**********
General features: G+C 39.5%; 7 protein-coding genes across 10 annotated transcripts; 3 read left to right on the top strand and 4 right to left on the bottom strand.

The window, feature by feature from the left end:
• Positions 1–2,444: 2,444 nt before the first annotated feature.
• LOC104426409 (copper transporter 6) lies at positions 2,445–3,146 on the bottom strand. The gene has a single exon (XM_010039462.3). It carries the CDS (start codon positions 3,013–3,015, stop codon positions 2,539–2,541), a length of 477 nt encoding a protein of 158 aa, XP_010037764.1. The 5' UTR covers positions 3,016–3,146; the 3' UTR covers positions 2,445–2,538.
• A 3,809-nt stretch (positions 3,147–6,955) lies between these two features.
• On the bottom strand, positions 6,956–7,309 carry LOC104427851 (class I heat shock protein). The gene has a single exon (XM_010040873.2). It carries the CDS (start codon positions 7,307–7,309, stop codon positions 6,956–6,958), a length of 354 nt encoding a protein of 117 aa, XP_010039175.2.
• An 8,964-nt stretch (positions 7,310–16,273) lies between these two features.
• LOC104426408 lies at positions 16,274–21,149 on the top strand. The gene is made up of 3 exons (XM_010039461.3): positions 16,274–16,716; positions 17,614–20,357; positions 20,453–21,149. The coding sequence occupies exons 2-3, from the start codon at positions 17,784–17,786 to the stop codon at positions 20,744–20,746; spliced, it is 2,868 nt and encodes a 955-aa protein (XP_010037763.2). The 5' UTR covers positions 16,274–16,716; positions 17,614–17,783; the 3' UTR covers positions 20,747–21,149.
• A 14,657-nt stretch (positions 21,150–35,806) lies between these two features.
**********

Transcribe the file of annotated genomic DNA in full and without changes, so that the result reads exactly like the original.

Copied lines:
General features: G+C 39.5%; 7 protein-coding genes across 10 annotated transcripts; 3 read left to right on the top strand and 4 right to left on the bottom strand.

The window, feature by feature from the left end:
• Positions 1–2,444: 2,444 nt before the first annotated feature.
• LOC104426409 (copper transporter 6) lies at positions 2,445–3,146 on the bottom strand. The gene has a single exon (XM_010039462.3). It carries the CDS (start codon positions 3,013–3,015, stop codon positions 2,539–2,541), a length of 477 nt encoding a protein of 158 aa, XP_010037764.1. The 5' UTR covers positions 3,016–3,146; the 3' UTR covers positions 2,445–2,538.
• A 3,809-nt stretch (positions 3,147–6,955) lies between these two features.
• On the bottom strand, positions 6,956–7,309 carry LOC104427851 (class I heat shock protein). The gene has a single exon (XM_010040873.2). It carries the CDS (start codon positions 7,307–7,309, stop codon positions 6,956–6,958), a length of 354 nt encoding a protein of 117 aa, XP_010039175.2.
• An 8,964-nt stretch (positions 7,310–16,273) lies between these two features.
• LOC104426408 lies at positions 16,274–21,149 on the top strand. The gene is made up of 3 exons (XM_010039461.3): positions 16,274–16,716; positions 17,614–20,357; positions 20,453–21,149. The coding sequence occupies exons 2-3, from the start codon at positions 17,784–17,786 to the stop codon at positions 20,744–20,746; spliced, it is 2,868 nt and encodes a 955-aa protein (XP_010037763.2). The 5' UTR covers positions 16,274–16,716; positions 17,614–17,783; the 3' UTR covers positions 20,747–21,149.
• A 14,657-nt stretch (positions 21,150–35,806) lies between these two features.